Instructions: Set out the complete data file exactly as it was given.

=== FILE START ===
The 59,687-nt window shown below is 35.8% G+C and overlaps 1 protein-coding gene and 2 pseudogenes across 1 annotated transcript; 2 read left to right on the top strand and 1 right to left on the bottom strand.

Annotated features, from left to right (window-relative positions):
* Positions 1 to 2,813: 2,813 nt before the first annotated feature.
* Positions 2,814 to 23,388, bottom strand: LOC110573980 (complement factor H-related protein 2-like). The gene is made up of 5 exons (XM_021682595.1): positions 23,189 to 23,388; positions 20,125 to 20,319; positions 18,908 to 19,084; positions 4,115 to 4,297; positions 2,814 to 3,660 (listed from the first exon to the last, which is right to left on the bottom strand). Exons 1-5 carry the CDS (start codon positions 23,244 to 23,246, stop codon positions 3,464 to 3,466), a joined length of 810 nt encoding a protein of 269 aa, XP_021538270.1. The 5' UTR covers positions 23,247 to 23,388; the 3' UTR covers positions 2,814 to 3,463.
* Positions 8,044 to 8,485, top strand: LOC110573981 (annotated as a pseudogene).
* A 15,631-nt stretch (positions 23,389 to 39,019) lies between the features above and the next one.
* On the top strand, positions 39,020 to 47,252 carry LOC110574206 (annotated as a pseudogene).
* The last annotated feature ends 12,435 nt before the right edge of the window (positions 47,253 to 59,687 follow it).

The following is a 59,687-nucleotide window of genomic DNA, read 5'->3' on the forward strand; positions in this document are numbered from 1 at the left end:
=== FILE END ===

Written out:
The 59,687-nt window shown below is 35.8% G+C and overlaps 1 protein-coding gene and 2 pseudogenes across 1 annotated transcript; 2 read left to right on the top strand and 1 right to left on the bottom strand.

Annotated features, from left to right (window-relative positions):
* Positions 1 to 2,813: 2,813 nt before the first annotated feature.
* Positions 2,814 to 23,388, bottom strand: LOC110573980 (complement factor H-related protein 2-like). The gene is made up of 5 exons (XM_021682595.1): positions 23,189 to 23,388; positions 20,125 to 20,319; positions 18,908 to 19,084; positions 4,115 to 4,297; positions 2,814 to 3,660 (listed from the first exon to the last, which is right to left on the bottom strand). Exons 1-5 carry the CDS (start codon positions 23,244 to 23,246, stop codon positions 3,464 to 3,466), a joined length of 810 nt encoding a protein of 269 aa, XP_021538270.1. The 5' UTR covers positions 23,247 to 23,388; the 3' UTR covers positions 2,814 to 3,463.
* Positions 8,044 to 8,485, top strand: LOC110573981 (annotated as a pseudogene).
* A 15,631-nt stretch (positions 23,389 to 39,019) lies between the features above and the next one.
* On the top strand, positions 39,020 to 47,252 carry LOC110574206 (annotated as a pseudogene).
* The last annotated feature ends 12,435 nt before the right edge of the window (positions 47,253 to 59,687 follow it).

The following is a 59,687-nucleotide window of genomic DNA, read 5'->3' on the forward strand; positions in this document are numbered from 1 at the left end: